A mini pilgrimage on Holy Saturday

Cross on Dáblický háj © Ricky Yates







On the afternoon of Holy Saturday, I was one of five members of the St. Clement’s congregation, who went on a mini pilgrimage. We met at Ládví metro station in the north-eastern Prague suburbs, and from there took the bus further out to Dáblice from where we began our pilgrimage walk.

Dáblice is a village which now adjoins the Prague conurbation. We climbed from the village centre, up onto Dáblický háj, a beautiful area of heathland and woods. At the top of the hill is an observatory and adjacent to it on a rocky outcrop, a cross.

From this point, there are wonderful views out across the northern Bohemian countryside.




The view from Dáblický háj © Ricky Yates

There followed a very pleasant . . . → Read More: A mini pilgrimage on Holy Saturday

Liberation Day – 8th May 2012

Statue of Soviet Marshall Ivan Konev with floral tributes © Ricky Yates

Inscription alongside the statue © Ricky Yates

Today is a public holiday here in the Czech Republic, as it is in several other European countries. The public holiday marks the ending of World War Two, sixty-seven years ago, on 8th May 1945.

I took the photograph on the left today. It is of a statue that stands in Námestí Interbrigády, a large square on one side of Jugoslávských partyzánu, the main thoroughfare leading from our nearest Metro station at Dejvická, to Podbaba where we live. And the person it portrays is Marshall Ivan Stepanovich Konev of the Soviet Red Army, who led the troops that liberated Prague from Nazi occupation, finally entering the city early on 9th May 1945, just a few hours after the unconditional surrender of all Nazi troops across Europe, . . . → Read More: Liberation Day – 8th May 2012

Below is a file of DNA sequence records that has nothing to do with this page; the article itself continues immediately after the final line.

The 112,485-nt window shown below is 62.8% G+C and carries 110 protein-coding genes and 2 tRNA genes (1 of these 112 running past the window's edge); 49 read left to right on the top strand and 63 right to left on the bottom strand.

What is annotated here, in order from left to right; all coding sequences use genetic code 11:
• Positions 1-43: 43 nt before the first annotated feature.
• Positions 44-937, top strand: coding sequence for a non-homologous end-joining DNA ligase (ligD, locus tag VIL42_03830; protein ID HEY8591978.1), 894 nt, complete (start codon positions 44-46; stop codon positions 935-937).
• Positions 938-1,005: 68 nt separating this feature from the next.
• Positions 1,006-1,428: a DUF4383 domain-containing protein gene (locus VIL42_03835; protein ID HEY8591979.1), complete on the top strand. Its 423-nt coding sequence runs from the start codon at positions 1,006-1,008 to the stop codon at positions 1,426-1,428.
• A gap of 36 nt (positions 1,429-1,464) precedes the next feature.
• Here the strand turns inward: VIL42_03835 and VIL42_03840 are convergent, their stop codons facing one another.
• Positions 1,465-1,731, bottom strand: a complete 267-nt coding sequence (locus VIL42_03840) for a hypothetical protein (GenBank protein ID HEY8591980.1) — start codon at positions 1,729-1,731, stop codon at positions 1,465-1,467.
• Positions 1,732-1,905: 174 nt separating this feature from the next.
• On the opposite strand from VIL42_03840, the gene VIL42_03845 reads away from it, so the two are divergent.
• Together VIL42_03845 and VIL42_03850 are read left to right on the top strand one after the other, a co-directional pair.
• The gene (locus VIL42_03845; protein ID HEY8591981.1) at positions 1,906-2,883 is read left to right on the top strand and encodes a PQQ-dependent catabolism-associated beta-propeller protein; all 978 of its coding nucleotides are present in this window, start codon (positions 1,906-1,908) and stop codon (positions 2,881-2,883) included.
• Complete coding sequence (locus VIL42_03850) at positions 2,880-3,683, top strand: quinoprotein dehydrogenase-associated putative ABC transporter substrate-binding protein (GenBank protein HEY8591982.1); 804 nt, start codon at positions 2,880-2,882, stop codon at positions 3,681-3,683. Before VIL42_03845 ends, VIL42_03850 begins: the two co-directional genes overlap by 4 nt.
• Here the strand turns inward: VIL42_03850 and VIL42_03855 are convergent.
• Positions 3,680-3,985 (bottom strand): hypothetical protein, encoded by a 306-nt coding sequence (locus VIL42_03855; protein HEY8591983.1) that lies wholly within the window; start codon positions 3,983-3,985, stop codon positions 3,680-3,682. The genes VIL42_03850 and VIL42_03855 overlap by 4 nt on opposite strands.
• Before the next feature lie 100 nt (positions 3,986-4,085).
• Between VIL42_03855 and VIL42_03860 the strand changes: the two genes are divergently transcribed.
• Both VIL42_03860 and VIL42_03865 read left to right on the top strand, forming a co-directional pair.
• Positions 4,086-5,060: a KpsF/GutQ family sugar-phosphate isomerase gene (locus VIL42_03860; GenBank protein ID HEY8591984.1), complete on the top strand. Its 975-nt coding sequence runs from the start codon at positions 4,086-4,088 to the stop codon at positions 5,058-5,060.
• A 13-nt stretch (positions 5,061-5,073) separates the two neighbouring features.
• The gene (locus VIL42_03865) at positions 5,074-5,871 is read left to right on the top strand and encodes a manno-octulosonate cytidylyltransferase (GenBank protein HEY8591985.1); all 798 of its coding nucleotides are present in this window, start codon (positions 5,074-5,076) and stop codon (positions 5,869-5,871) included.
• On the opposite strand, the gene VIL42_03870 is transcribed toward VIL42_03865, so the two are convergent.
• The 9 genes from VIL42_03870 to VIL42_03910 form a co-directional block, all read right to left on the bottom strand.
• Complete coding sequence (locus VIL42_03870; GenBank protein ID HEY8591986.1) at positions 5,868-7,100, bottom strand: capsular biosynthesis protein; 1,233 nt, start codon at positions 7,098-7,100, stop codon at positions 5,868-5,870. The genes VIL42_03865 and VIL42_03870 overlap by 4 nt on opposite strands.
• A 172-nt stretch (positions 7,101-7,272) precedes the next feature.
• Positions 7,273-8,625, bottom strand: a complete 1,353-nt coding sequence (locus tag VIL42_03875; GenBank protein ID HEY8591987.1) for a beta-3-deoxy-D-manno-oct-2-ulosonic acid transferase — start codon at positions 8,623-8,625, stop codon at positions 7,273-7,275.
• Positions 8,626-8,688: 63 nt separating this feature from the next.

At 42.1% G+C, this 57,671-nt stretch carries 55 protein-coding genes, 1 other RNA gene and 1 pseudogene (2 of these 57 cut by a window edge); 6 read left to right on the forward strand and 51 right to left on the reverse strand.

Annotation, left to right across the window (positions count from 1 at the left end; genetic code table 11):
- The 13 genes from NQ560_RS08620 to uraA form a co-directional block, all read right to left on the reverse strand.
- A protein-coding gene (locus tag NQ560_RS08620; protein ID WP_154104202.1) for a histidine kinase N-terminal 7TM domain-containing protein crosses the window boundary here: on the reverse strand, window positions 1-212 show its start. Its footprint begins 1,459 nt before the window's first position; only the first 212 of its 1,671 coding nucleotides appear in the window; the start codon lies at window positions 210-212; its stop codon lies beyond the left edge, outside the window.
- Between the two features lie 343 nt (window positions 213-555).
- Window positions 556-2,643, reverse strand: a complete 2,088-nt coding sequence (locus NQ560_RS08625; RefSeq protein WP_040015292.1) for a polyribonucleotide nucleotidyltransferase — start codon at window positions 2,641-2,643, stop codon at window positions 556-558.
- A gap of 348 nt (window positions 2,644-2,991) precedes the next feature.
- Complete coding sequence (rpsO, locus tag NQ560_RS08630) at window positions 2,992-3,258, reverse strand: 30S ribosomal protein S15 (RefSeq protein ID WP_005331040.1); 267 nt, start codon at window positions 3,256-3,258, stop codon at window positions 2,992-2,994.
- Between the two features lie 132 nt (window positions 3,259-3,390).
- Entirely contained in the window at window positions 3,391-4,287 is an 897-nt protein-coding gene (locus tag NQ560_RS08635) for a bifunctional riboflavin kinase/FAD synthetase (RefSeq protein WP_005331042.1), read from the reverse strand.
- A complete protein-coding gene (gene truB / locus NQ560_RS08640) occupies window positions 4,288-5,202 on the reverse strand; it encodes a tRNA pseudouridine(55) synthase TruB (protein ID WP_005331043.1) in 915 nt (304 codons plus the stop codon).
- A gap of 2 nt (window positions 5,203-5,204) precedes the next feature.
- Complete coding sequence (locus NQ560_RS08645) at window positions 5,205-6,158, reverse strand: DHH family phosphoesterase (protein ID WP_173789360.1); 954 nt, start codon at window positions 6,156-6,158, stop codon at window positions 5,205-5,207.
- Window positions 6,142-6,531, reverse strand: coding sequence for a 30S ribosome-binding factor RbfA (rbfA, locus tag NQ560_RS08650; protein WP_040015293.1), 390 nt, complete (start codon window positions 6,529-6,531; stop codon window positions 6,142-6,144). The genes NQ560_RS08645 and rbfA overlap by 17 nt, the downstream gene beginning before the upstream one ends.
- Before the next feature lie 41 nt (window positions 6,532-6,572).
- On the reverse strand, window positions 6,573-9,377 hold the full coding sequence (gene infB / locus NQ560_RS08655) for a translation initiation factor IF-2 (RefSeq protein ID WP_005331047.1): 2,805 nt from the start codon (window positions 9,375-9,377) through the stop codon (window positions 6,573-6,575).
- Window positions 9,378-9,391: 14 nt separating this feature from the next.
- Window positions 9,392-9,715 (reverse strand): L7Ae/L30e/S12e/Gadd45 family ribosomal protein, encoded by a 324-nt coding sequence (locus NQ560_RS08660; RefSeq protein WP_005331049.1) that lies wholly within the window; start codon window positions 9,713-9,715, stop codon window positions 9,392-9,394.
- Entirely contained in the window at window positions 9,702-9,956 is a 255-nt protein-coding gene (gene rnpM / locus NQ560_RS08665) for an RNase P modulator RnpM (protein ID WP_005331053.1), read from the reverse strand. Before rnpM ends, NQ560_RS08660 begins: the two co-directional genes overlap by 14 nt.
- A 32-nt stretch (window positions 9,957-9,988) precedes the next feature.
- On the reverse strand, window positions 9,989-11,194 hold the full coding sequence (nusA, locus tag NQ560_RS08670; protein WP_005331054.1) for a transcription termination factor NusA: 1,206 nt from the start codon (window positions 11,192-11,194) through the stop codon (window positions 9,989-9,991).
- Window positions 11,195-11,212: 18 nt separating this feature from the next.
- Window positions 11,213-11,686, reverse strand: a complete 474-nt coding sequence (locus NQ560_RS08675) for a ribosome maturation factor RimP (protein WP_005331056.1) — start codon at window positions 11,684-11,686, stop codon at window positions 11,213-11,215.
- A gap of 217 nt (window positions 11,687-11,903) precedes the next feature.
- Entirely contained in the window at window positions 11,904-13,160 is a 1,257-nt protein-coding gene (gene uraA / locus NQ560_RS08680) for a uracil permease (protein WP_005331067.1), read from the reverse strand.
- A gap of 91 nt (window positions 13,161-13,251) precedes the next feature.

'Arbeit Macht Frei' – 'Work makes you free' – the ironic inscription over an archway in the small fortress at Terezín © Ricky Yates

The imposing fortress and small town of Terezín lies about 80 km north of Prague. It is situated at the strategic location of the confluence of the Labe (Elbe) and Ohre (Eger) rivers and was constructed on the orders of the Austro-Hungarian Emperor Joseph II in order to keep the Prussians at bay. It was formerly known as Theresienstadt in honour of the Empress Maria Theresa. On the eastern side of the Ohre lies the original small fortress whilst on the western side there is a far larger fortress within which there is a small town with a sizeable central square and a grid iron pattern of streets.

In 1940, soon after the outbreak of the Second World War, the Gestapo took over the small . . . → Read More: Terezín